Like all businesses, a salon must have insurance to protect it against the unexpected losses that can occur. There are many risks that businesses face and, although these can be managed to some extent to reduce the probability of those risks leading to losses and minimising the magnitude of any losses that do occur, some losses are inevitable.
Given this, a salon insurance policy must have:
- Property insurance to cover accidental damage to its buildings, contents and other business property or loss of that property due to theft
- Employer’s liability insurance – a legal requirement – to cover compensation claims made against it by its employees
- Public liability insurance to cover compensation claims made against it by members of the public
- Products liability insurance to cover compensation claims made against it that have arisen due to a defect in a product that the salon has sold or supplied
- Legal expenses insurance to cover unexpected legal bills if it becomes involved in legal action
- Personal accident and sickness insurance to protect the salon owner’s income if they are unable to work either temporarily or permanently, due to an injury or an illness.
However, salons aren’t the same as other businesses and, due to the unique nature of the services that they provide, they face some additional risks. This means that they could find themselves uninsured in certain situations if they tried to rely on a standard business insurance package policy which will not cover purely economic losses or risks involved in the treatment provided.
Purely economic losses
Standard public and products liability insurance normally only covers compensation claims arising from an injury suffered by a member of the public or damage to their property. It doesn’t cover claims that result in purely economic losses.
This could mean certain compensation claims would not be covered. If a salon used the wrong hair dye on a model’s hair, for instance, there would be no injury because the hair could simply be dyed again to give it the correct colour.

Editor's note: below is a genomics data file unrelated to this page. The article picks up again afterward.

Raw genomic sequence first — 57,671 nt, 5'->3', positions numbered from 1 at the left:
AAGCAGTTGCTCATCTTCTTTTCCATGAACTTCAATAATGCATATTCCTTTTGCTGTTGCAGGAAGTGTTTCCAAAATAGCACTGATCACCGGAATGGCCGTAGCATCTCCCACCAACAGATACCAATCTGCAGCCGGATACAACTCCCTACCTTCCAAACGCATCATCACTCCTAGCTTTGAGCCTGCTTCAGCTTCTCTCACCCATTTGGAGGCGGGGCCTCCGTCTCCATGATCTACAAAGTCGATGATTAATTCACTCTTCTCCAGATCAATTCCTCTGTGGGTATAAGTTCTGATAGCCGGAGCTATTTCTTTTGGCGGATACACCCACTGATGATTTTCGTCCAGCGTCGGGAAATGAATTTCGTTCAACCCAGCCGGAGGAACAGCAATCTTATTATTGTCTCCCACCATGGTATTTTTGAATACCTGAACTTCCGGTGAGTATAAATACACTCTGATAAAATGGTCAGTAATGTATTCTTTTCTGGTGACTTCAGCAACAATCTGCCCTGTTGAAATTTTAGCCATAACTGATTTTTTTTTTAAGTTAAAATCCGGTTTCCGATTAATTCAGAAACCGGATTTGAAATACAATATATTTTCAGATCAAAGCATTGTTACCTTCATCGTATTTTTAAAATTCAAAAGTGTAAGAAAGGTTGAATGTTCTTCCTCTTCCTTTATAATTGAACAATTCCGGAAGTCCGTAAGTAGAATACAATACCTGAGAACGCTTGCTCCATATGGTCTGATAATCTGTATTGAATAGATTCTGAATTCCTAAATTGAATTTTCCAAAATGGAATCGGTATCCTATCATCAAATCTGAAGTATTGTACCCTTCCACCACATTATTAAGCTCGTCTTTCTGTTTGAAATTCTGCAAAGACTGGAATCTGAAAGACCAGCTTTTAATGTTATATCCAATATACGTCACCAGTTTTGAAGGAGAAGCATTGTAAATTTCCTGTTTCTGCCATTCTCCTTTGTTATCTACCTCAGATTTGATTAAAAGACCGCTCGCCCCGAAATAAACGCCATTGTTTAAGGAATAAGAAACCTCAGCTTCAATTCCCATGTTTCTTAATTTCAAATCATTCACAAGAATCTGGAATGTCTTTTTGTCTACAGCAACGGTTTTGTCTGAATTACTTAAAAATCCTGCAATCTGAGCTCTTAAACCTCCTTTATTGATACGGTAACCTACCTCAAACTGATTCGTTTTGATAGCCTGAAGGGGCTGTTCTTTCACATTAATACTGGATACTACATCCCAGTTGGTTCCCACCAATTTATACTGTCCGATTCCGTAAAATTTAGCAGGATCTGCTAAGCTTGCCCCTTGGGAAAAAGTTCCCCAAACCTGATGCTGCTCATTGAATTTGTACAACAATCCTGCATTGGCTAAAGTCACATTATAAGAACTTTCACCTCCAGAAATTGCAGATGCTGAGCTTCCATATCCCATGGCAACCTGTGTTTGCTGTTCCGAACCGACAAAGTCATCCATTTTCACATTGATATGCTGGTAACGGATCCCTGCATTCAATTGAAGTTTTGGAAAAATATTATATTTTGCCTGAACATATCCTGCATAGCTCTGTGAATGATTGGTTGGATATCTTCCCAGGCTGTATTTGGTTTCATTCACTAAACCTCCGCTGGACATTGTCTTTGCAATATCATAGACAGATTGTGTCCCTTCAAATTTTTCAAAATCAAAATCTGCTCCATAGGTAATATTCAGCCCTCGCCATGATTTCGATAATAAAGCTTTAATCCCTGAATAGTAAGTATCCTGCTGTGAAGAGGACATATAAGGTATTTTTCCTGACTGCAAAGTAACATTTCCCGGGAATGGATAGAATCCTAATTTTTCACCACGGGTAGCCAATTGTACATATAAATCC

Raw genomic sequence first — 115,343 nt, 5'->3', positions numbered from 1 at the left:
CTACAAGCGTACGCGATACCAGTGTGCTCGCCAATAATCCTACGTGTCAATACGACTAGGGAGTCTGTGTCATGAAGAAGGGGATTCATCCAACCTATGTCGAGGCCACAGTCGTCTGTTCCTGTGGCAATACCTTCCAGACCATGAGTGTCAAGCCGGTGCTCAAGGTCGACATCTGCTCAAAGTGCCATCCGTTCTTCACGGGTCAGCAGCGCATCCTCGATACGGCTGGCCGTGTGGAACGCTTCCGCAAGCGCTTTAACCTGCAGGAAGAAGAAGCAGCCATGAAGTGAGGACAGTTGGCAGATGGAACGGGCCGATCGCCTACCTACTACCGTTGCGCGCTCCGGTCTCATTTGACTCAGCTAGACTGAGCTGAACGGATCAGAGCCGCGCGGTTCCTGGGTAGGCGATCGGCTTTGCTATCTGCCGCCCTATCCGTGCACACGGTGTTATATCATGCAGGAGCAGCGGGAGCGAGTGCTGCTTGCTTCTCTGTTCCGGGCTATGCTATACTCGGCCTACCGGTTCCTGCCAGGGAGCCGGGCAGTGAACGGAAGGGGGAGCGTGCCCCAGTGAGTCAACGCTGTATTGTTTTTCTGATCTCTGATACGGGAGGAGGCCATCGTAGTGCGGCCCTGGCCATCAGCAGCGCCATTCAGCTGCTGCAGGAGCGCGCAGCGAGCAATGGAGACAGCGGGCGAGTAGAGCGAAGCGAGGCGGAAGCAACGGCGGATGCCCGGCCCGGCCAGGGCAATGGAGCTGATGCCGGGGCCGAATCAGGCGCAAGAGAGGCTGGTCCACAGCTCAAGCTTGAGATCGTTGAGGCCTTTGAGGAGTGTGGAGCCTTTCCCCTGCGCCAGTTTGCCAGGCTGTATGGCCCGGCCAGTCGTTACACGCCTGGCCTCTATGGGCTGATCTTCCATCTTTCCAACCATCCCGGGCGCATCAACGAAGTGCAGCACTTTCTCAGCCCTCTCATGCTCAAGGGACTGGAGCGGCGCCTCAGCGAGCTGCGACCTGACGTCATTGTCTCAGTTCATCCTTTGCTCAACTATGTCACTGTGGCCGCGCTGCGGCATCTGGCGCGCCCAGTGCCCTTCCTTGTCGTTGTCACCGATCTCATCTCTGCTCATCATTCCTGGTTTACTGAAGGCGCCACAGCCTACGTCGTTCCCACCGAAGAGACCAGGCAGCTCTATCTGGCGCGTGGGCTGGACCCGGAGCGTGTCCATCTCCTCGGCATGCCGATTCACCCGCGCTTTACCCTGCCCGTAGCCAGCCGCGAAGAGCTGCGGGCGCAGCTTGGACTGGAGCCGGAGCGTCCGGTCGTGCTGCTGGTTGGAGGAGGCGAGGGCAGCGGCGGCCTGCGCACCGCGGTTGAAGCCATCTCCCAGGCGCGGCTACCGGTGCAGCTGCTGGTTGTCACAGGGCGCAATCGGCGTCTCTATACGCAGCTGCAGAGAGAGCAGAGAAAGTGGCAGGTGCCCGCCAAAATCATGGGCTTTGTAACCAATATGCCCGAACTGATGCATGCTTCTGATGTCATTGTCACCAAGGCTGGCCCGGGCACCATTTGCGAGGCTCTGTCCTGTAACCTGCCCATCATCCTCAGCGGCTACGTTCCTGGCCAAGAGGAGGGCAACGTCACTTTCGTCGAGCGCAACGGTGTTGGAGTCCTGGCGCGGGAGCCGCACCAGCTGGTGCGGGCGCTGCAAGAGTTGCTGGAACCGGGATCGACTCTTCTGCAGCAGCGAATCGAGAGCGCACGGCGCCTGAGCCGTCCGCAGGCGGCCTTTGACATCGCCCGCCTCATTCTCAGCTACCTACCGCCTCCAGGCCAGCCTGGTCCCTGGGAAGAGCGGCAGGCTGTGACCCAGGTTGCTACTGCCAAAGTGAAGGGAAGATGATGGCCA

However, the model could lose income while the mistake was rectified. In addition, a photographer could incur additional hire charges for studio or equipment hire if a shoot had to be postponed due to the mistake.
Because there was no injury, a standard public and products liability insurance policy would not cover any compensation claims from the model for the loss of earnings, and from the photographer for the additional hire charges.
Standard public liability insurance does not cover compensation claims that have arisen as a result of professional activities. What this means is that a salon would be covered if someone was injured because they had tripped over a trailing electric cable or slipped on a freshly cleaned floor, but the salon would not be covered if the injury was the result of a treatment.
Some compensation claims arising out of defective treatments can be very expensive to settle. A claim for facial scarring can cost £50,000 and by the time the legal costs incurred to deal with the claim are included, the total cost can be much higher. Courts can also order that the salon has to pay for private cosmetic surgery for the injured person.
Due to the lack of cover for purely economic losses and the treatment risk in a standard business insurance package policy, salons must ensure that they buy a proper salon insurance policy instead.
The salon insurance policy will contain a financial loss extension which covers compensation claims that only involve purely economic losses, as well as a treatment risk extension, which covers compensation claims arising as a result of any problems with treatments. A salon insurance policy will mean that the salon won’t find that there is a gap in its insurance cover.